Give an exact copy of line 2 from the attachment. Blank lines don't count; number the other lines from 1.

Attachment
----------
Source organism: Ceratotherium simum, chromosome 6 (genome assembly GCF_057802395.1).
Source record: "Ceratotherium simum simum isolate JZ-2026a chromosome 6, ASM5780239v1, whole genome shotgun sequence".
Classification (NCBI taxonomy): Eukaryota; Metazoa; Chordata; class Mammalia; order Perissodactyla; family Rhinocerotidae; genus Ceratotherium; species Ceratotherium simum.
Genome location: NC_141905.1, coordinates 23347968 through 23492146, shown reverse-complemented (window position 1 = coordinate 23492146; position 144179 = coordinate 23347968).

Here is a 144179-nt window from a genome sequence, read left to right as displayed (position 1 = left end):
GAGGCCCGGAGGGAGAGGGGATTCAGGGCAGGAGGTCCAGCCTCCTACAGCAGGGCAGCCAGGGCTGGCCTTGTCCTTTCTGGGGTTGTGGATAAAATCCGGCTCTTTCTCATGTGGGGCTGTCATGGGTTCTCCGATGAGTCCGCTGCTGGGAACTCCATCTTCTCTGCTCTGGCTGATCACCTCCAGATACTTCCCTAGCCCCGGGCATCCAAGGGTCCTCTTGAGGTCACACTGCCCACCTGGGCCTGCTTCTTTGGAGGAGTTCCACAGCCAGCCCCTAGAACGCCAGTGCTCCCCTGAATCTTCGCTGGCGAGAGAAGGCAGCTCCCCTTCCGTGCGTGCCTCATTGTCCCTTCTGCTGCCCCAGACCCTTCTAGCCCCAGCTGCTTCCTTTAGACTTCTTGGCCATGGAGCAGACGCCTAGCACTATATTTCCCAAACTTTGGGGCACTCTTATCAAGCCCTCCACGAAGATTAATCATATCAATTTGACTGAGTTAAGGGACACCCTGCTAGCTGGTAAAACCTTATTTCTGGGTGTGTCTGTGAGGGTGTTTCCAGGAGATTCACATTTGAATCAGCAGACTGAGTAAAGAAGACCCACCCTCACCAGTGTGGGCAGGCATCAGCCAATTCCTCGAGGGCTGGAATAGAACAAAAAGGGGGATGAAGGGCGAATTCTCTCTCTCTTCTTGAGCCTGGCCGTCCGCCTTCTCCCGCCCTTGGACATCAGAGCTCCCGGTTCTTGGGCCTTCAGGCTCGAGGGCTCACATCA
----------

Source record: "Ceratotherium simum simum isolate JZ-2026a chromosome 6, ASM5780239v1, whole genome shotgun sequence".